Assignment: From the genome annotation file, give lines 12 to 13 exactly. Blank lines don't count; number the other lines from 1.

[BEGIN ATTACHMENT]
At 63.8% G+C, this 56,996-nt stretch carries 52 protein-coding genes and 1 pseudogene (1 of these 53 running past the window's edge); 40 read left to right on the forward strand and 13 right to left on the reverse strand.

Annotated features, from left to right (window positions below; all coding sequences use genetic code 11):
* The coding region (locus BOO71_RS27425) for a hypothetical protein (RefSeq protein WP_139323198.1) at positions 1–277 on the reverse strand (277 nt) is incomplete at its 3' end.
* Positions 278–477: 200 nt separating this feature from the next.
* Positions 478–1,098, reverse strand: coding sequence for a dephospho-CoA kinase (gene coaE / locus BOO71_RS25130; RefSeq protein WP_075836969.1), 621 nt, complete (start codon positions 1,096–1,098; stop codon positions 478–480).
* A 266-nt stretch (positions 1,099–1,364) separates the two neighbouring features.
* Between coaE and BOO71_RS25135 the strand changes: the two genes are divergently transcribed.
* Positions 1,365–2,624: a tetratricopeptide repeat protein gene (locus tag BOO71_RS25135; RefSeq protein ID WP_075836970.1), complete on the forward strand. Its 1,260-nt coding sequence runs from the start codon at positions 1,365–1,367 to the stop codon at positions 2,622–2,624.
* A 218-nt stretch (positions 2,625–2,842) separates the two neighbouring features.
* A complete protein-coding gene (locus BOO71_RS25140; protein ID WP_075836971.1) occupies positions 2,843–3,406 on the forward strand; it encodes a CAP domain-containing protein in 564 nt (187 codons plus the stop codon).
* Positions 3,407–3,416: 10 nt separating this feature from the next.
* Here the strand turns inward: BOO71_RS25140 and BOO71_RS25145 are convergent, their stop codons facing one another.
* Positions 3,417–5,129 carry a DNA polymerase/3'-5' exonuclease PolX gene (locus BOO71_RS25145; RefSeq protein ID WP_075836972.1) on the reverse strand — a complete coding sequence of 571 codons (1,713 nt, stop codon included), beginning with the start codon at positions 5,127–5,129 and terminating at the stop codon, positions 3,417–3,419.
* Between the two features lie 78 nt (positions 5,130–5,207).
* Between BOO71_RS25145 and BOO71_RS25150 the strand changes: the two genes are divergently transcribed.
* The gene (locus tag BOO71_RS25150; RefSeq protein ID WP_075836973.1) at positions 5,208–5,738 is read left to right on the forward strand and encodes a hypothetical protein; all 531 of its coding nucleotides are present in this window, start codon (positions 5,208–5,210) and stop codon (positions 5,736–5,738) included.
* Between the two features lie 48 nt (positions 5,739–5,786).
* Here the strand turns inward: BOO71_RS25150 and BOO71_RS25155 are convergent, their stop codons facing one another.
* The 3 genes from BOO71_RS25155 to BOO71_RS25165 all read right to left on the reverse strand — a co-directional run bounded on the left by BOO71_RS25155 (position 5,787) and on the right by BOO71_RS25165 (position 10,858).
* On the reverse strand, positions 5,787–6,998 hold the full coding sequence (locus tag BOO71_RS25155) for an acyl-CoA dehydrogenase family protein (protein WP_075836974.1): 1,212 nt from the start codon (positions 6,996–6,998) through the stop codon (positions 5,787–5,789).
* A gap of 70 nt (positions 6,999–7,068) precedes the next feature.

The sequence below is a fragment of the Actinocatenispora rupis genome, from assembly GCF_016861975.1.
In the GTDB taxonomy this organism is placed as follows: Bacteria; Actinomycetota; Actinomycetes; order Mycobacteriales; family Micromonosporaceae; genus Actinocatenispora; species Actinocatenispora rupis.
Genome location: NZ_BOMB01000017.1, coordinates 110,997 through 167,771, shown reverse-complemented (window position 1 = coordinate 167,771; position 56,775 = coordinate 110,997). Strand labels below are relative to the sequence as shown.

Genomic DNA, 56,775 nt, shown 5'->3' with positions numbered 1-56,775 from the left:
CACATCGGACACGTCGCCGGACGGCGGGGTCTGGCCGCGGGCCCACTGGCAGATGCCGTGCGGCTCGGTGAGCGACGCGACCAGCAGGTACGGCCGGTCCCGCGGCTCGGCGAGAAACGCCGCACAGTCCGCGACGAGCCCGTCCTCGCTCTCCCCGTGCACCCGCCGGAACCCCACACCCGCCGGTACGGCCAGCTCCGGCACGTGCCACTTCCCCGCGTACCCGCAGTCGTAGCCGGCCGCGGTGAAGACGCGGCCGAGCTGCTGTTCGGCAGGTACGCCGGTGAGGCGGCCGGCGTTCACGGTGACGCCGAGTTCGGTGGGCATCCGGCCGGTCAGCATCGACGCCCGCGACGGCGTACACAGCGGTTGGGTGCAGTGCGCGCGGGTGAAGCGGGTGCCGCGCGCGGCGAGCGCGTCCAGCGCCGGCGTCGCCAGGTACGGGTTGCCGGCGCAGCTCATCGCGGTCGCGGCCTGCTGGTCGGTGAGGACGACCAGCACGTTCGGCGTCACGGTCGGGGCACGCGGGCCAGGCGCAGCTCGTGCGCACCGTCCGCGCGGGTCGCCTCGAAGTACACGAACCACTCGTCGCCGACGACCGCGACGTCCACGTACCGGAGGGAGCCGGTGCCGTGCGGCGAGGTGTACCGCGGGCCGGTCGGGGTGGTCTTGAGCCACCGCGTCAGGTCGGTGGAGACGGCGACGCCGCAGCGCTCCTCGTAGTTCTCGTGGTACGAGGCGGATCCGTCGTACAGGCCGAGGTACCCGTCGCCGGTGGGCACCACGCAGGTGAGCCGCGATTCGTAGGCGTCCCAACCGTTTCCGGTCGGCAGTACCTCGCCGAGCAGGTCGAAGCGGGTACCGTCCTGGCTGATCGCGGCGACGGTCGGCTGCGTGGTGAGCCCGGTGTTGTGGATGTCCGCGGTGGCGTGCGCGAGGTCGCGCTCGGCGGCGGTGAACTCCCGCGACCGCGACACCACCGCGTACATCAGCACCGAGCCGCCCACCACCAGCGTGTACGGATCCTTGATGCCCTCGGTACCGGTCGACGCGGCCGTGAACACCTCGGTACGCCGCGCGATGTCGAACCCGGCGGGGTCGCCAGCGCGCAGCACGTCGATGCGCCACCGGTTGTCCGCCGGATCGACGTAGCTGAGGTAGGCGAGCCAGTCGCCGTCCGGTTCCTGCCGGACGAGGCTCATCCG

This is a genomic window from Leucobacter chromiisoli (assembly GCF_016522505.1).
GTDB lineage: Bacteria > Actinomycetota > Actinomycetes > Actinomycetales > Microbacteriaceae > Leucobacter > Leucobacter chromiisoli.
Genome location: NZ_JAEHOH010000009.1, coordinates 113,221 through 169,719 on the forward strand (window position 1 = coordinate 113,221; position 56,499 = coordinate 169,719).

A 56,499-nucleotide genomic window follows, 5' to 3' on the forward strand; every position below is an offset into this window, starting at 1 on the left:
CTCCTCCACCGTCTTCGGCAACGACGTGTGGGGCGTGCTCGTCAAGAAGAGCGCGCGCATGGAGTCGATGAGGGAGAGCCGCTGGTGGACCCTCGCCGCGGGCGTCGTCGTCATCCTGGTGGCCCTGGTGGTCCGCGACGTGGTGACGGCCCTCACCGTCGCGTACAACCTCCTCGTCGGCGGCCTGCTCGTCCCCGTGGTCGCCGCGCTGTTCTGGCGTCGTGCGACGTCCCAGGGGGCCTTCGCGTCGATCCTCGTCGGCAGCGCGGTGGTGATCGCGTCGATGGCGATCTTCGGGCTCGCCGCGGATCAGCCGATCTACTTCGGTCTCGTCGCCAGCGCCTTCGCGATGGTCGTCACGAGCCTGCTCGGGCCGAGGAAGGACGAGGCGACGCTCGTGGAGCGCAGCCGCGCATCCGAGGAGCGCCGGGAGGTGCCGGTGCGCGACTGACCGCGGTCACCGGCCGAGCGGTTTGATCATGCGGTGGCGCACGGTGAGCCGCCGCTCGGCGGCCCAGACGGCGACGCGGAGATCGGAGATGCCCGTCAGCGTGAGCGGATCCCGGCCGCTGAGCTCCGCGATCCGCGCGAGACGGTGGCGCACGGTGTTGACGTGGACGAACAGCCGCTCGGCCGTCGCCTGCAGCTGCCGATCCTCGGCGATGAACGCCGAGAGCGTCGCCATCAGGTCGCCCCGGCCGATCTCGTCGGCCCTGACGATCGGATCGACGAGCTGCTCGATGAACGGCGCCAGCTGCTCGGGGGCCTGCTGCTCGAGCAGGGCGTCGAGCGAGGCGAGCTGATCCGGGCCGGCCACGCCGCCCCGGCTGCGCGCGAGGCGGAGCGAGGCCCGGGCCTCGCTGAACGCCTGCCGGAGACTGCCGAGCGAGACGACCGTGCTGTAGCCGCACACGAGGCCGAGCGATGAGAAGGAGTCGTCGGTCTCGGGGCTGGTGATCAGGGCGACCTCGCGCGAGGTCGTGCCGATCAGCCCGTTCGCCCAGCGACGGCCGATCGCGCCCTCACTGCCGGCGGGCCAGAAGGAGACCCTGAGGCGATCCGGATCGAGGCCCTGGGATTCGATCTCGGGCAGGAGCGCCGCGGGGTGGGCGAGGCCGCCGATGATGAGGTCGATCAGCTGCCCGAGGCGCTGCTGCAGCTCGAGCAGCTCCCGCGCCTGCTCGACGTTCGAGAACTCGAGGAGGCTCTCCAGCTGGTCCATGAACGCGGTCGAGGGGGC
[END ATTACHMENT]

* Here the strand turns inward: BOO71_RS25140 and BOO71_RS25145 are convergent, their stop codons facing one another.
* Positions 3,417–5,129 carry a DNA polymerase/3'-5' exonuclease PolX gene (locus BOO71_RS25145; RefSeq protein ID WP_075836972.1) on the reverse strand — a complete coding sequence of 571 codons (1,713 nt, stop codon included), beginning with the start codon at positions 5,127–5,129 and terminating at the stop codon, positions 3,417–3,419.